Yes. RVU supports all resolutions of 4K, including 4K Ultra High Definition. The RVU client will provide the server with information about the video capabilities of the client, including the aspect ratio and output resolution of the client. 4K is already specified in the RVU specification.
16. Does RVU support wireless?
Yes. RVU can run on wireless networks.
17. Does RVU provide broadband content?
Yes. If the RVU server is connected to the internet, it can aggregate broadband content or Video On Demand services to all connected client devices. Only the server needs to be connected to the internet.
18. Does RVU RUI work in 3D Digital TVs and how?
Yes. The RVU specification is scalable to provide multiple viewing planes as used by 3D Digital TVs.
19. Is the name "RVU" an acronym for anything?
No, RVU is not an acronym. It is pronounced "R-View" and, when combined with the RVU logos, is intended to evoke a sense that the technology enables remote viewing of premium television content.
Service providers may use their own branding for a commercial product. For example DIRECTVs “Genie” is based on the RVU technology but is branded specifically for that service provider.
20. What is the difference between RVU 1.0 and RVU 2.0?
RVU 1.0 is the original specification for RVU and uses bitmap based graphics for the User Interface.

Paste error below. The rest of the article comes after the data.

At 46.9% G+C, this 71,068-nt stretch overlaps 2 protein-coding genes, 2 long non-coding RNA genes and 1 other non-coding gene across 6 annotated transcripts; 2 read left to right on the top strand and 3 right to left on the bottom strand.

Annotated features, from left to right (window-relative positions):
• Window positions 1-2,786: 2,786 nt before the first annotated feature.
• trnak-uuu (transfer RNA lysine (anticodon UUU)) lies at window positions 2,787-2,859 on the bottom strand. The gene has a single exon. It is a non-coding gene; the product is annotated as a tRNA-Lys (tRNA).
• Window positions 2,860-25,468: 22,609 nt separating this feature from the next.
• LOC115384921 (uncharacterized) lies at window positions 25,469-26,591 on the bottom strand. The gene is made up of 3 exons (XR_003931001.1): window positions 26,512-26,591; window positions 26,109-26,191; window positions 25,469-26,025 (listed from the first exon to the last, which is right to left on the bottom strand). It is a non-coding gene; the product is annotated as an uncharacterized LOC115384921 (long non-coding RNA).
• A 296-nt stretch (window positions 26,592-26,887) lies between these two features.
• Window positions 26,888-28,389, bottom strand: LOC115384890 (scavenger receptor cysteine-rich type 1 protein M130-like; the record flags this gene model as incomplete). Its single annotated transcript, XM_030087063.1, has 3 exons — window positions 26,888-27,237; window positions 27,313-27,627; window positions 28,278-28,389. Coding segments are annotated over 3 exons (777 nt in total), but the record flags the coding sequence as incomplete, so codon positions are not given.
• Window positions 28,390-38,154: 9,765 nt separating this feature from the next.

The RVU 2.0 specification was introduced in 2013 and adds support for HTML-5 “Canvas” graphics. RVU 2.0 is also backwards compatible with RVU 1.0. All RVU clients are required to be certified to be compliant to the RVU 2.0 specification from July 2014.
21. Is RVU a world-wide standard?
The RVU Alliance is a world-wide organization. The profiles of RVU available today have been driven by member companies to include formats commonly used in the USA, Mexico, Brazil and other countries in Latin America. As the RVU protocol is adopted in other regions around the world, it will be adapted to support the necessary formats, on an as needed basis.
22. Does RVU support streaming to second screen devices?
The RVU protocol can certainly be used to stream content to second screen (phone, tablet) devices, as long as that device can support the technical requirements of the server and protocol. Such considerations will include the availability on the device of client RVU software capable of supporting DTCP-IP, the decoding of the available transport/video formats from the server and User Input mechanisms supported by the RVU protocol, which today is limited to Remote Control Key Codes. In the future, RVU will be moving to support pointer and touch input to widen the adoption in second screen devices.
23. Which content protection standard does RVU support?
The RVU protocol used the widely adopted DTCP-IP link protection protocol controlled by the DTLA. This standard is used globally and is constantly being updated to meet the needs of the content owners and distributors